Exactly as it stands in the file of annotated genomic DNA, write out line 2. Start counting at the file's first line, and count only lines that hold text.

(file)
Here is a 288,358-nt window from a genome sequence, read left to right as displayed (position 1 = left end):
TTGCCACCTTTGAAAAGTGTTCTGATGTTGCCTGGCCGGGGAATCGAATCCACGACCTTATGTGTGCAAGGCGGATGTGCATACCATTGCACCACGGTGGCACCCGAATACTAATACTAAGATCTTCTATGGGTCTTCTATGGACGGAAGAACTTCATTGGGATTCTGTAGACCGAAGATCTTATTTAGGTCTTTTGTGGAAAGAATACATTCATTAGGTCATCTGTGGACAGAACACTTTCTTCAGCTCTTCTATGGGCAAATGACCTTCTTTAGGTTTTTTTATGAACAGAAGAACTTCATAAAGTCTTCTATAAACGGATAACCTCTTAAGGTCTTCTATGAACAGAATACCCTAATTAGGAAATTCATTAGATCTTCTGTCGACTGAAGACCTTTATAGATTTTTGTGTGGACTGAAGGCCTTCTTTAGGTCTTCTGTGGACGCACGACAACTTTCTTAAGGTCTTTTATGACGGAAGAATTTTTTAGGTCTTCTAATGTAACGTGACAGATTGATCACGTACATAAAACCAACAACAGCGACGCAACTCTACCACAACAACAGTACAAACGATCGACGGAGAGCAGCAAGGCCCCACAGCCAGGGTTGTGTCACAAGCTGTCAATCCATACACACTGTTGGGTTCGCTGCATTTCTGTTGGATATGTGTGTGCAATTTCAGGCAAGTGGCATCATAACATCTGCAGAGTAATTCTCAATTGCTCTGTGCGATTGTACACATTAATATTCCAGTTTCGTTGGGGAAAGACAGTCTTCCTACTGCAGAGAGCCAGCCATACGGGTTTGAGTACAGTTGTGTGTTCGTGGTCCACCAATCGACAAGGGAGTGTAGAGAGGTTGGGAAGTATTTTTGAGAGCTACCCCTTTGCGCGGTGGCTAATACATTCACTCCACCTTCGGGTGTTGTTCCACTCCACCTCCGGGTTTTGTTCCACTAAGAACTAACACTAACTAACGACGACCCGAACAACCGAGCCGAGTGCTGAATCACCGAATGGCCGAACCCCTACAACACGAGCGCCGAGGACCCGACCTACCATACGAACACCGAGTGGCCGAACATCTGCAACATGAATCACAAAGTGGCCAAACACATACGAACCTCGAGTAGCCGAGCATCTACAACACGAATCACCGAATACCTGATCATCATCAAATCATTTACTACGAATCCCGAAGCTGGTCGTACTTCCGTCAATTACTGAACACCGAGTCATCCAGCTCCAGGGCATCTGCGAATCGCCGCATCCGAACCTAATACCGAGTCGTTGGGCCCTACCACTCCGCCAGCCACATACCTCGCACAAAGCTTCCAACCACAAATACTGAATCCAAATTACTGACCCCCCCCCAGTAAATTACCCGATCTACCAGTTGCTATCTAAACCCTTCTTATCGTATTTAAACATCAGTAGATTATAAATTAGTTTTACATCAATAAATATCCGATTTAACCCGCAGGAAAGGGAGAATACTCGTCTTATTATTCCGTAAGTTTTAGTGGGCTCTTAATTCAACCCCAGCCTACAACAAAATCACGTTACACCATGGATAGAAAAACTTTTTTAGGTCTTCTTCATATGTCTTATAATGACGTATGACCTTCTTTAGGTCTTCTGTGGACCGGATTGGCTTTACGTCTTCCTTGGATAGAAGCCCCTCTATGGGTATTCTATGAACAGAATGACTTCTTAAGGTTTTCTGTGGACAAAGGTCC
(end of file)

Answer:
TTGCCACCTTTGAAAAGTGTTCTGATGTTGCCTGGCCGGGGAATCGAATCCACGACCTTATGTGTGCAAGGCGGATGTGCATACCATTGCACCACGGTGGCACCCGAATACTAATACTAAGATCTTCTATGGGTCTTCTATGGACGGAAGAACTTCATTGGGATTCTGTAGACCGAAGATCTTATTTAGGTCTTTTGTGGAAAGAATACATTCATTAGGTCATCTGTGGACAGAACACTTTCTTCAGCTCTTCTATGGGCAAATGACCTTCTTTAGGTTTTTTTATGAACAGAAGAACTTCATAAAGTCTTCTATAAACGGATAACCTCTTAAGGTCTTCTATGAACAGAATACCCTAATTAGGAAATTCATTAGATCTTCTGTCGACTGAAGACCTTTATAGATTTTTGTGTGGACTGAAGGCCTTCTTTAGGTCTTCTGTGGACGCACGACAACTTTCTTAAGGTCTTTTATGACGGAAGAATTTTTTAGGTCTTCTAATGTAACGTGACAGATTGATCACGTACATAAAACCAACAACAGCGACGCAACTCTACCACAACAACAGTACAAACGATCGACGGAGAGCAGCAAGGCCCCACAGCCAGGGTTGTGTCACAAGCTGTCAATCCATACACACTGTTGGGTTCGCTGCATTTCTGTTGGATATGTGTGTGCAATTTCAGGCAAGTGGCATCATAACATCTGCAGAGTAATTCTCAATTGCTCTGTGCGATTGTACACATTAATATTCCAGTTTCGTTGGGGAAAGACAGTCTTCCTACTGCAGAGAGCCAGCCATACGGGTTTGAGTACAGTTGTGTGTTCGTGGTCCACCAATCGACAAGGGAGTGTAGAGAGGTTGGGAAGTATTTTTGAGAGCTACCCCTTTGCGCGGTGGCTAATACATTCACTCCACCTTCGGGTGTTGTTCCACTCCACCTCCGGGTTTTGTTCCACTAAGAACTAACACTAACTAACGACGACCCGAACAACCGAGCCGAGTGCTGAATCACCGAATGGCCGAACCCCTACAACACGAGCGCCGAGGACCCGACCTACCATACGAACACCGAGTGGCCGAACATCTGCAACATGAATCACAAAGTGGCCAAACACATACGAACCTCGAGTAGCCGAGCATCTACAACACGAATCACCGAATACCTGATCATCATCAAATCATTTACTACGAATCCCGAAGCTGGTCGTACTTCCGTCAATTACTGAACACCGAGTCATCCAGCTCCAGGGCATCTGCGAATCGCCGCATCCGAACCTAATACCGAGTCGTTGGGCCCTACCACTCCGCCAGCCACATACCTCGCACAAAGCTTCCAACCACAAATACTGAATCCAAATTACTGACCCCCCCCCAGTAAATTACCCGATCTACCAGTTGCTATCTAAACCCTTCTTATCGTATTTAAACATCAGTAGATTATAAATTAGTTTTACATCAATAAATATCCGATTTAACCCGCAGGAAAGGGAGAATACTCGTCTTATTATTCCGTAAGTTTTAGTGGGCTCTTAATTCAACCCCAGCCTACAACAAAATCACGTTACACCATGGATAGAAAAACTTTTTTAGGTCTTCTTCATATGTCTTATAATGACGTATGACCTTCTTTAGGTCTTCTGTGGACCGGATTGGCTTTACGTCTTCCTTGGATAGAAGCCCCTCTATGGGTATTCTATGAACAGAATGACTTCTTAAGGTTTTCTGTGGACAAAGGTCC